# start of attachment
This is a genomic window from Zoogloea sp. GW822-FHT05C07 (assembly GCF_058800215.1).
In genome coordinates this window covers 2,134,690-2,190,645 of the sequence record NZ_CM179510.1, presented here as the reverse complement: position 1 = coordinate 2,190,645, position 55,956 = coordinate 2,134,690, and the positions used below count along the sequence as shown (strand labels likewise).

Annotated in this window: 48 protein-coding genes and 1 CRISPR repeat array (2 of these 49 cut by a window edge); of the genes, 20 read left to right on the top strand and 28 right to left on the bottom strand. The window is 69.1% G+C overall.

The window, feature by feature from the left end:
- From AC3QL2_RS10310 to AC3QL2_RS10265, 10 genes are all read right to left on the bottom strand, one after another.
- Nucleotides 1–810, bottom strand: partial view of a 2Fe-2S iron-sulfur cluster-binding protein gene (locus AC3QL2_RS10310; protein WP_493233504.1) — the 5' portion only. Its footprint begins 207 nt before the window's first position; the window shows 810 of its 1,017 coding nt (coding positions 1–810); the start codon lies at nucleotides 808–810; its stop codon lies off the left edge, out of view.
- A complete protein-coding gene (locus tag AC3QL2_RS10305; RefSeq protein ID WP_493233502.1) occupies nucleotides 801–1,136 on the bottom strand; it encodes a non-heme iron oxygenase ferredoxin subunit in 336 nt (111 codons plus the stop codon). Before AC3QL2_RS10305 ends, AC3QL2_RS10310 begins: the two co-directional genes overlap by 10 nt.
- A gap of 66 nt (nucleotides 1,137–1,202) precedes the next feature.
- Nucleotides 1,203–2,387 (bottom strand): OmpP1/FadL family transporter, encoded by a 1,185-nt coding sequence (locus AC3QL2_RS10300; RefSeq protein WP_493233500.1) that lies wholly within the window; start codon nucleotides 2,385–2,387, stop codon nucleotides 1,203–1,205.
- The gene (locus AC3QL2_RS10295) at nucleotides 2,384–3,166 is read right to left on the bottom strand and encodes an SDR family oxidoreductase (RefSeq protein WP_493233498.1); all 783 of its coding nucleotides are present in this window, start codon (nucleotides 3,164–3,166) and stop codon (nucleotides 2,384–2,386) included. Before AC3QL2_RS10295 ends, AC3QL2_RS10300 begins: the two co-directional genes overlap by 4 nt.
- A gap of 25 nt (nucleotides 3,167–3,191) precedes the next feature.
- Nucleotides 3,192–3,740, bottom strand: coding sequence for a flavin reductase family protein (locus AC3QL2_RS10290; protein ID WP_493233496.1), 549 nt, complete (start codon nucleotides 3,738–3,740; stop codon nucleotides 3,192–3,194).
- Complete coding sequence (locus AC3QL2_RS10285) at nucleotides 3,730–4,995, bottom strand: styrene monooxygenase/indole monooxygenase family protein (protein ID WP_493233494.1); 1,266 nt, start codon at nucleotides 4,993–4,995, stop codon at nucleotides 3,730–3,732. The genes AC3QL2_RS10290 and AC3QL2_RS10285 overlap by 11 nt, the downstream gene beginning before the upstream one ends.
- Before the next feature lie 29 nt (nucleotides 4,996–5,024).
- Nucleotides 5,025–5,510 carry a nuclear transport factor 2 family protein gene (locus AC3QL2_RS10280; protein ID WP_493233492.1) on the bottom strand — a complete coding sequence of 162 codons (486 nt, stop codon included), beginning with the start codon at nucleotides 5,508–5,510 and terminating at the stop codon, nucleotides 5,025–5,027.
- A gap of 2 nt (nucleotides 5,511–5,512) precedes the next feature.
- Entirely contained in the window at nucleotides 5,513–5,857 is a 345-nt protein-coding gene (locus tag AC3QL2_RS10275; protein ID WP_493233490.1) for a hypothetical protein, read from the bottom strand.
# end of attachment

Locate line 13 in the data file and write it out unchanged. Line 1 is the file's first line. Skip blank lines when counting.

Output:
- Complete coding sequence (locus AC3QL2_RS10285) at nucleotides 3,730–4,995, bottom strand: styrene monooxygenase/indole monooxygenase family protein (protein ID WP_493233494.1); 1,266 nt, start codon at nucleotides 4,993–4,995, stop codon at nucleotides 3,730–3,732. The genes AC3QL2_RS10290 and AC3QL2_RS10285 overlap by 11 nt, the downstream gene beginning before the upstream one ends.